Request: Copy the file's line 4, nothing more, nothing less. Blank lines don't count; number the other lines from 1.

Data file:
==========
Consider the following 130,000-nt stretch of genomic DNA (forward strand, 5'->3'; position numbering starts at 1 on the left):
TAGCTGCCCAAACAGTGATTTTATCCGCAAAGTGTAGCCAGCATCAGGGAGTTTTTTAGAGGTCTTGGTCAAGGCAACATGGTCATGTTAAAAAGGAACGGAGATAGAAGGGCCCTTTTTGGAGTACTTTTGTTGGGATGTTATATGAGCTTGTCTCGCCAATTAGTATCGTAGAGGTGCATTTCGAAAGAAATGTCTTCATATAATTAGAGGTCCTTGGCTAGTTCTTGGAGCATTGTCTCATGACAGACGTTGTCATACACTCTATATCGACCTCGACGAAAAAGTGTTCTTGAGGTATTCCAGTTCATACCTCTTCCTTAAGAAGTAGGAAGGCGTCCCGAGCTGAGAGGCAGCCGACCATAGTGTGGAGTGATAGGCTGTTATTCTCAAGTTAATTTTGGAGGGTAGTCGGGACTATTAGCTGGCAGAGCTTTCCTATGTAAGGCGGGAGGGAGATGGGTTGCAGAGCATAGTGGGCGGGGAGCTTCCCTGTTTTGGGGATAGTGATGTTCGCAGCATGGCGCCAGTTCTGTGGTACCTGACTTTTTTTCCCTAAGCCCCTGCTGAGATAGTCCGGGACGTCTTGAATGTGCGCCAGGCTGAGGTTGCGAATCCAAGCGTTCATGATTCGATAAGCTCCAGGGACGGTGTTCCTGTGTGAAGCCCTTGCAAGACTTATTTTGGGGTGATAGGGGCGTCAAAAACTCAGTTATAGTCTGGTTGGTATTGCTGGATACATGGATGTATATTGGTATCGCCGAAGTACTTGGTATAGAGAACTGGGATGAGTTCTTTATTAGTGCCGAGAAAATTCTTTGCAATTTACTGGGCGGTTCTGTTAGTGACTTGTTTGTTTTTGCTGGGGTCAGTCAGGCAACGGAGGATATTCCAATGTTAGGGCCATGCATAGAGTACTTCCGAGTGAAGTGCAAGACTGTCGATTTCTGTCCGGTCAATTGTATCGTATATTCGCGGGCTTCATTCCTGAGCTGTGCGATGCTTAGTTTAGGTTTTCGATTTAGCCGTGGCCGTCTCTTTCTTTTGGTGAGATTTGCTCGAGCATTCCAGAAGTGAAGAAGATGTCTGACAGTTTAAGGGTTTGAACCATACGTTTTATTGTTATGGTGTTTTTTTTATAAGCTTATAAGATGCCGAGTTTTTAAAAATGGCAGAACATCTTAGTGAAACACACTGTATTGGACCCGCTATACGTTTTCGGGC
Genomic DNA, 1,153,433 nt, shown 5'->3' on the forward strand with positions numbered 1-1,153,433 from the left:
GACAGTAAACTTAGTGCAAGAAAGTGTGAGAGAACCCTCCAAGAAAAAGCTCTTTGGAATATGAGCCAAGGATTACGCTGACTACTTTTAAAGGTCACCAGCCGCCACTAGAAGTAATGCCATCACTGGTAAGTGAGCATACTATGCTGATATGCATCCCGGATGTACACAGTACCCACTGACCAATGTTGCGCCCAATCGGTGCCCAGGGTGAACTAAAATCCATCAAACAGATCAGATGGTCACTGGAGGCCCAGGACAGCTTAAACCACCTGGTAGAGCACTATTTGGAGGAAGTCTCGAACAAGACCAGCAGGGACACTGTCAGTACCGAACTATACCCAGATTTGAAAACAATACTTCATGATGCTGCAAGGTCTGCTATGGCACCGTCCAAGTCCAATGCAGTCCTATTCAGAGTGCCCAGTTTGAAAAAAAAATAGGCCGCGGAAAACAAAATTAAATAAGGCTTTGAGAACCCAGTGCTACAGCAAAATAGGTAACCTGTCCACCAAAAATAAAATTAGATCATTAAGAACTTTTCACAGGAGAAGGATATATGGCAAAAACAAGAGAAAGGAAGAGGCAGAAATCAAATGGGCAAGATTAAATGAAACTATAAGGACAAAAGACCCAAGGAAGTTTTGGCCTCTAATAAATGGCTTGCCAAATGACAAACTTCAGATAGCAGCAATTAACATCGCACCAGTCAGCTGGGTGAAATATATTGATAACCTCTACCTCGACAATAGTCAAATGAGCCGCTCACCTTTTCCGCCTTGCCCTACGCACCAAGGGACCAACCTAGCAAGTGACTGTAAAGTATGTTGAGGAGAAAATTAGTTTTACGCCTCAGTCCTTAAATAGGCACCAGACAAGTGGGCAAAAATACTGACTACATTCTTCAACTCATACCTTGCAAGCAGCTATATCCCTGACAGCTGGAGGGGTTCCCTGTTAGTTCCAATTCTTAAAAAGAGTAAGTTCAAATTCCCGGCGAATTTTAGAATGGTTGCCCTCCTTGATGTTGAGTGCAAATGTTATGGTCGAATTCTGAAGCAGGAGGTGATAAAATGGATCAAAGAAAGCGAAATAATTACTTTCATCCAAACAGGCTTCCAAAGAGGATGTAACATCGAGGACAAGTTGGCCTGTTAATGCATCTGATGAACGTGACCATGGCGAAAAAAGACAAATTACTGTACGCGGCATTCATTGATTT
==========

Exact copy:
GACAGTAAACTTAGTGCAAGAAAGTGTGAGAGAACCCTCCAAGAAAAAGCTCTTTGGAATATGAGCCAAGGATTACGCTGACTACTTTTAAAGGTCACCAGCCGCCACTAGAAGTAATGCCATCACTGGTAAGTGAGCATACTATGCTGATATGCATCCCGGATGTACACAGTACCCACTGACCAATGTTGCGCCCAATCGGTGCCCAGGGTGAACTAAAATCCATCAAACAGATCAGATGGTCACTGGAGGCCCAGGACAGCTTAAACCACCTGGTAGAGCACTATTTGGAGGAAGTCTCGAACAAGACCAGCAGGGACACTGTCAGTACCGAACTATACCCAGATTTGAAAACAATACTTCATGATGCTGCAAGGTCTGCTATGGCACCGTCCAAGTCCAATGCAGTCCTATTCAGAGTGCCCAGTTTGAAAAAAAAATAGGCCGCGGAAAACAAAATTAAATAAGGCTTTGAGAACCCAGTGCTACAGCAAAATAGGTAACCTGTCCACCAAAAATAAAATTAGATCATTAAGAACTTTTCACAGGAGAAGGATATATGGCAAAAACAAGAGAAAGGAAGAGGCAGAAATCAAATGGGCAAGATTAAATGAAACTATAAGGACAAAAGACCCAAGGAAGTTTTGGCCTCTAATAAATGGCTTGCCAAATGACAAACTTCAGATAGCAGCAATTAACATCGCACCAGTCAGCTGGGTGAAATATATTGATAACCTCTACCTCGACAATAGTCAAATGAGCCGCTCACCTTTTCCGCCTTGCCCTACGCACCAAGGGACCAACCTAGCAAGTGACTGTAAAGTATGTTGAGGAGAAAATTAGTTTTACGCCTCAGTCCTTAAATAGGCACCAGACAAGTGGGCAAAAATACTGACTACATTCTTCAACTCATACCTTGCAAGCAGCTATATCCCTGACAGCTGGAGGGGTTCCCTGTTAGTTCCAATTCTTAAAAAGAGTAAGTTCAAATTCCCGGCGAATTTTAGAATGGTTGCCCTCCTTGATGTTGAGTGCAAATGTTATGGTCGAATTCTGAAGCAGGAGGTGATAAAATGGATCAAAGAAAGCGAAATAATTACTTTCATCCAAACAGGCTTCCAAAGAGGATGTAACATCGAGGACAAGTTGGCCTGTTAATGCATCTGATGAACGTGACCATGGCGAAAAAAGACAAATTACTGTACGCGGCATTCATTGATTT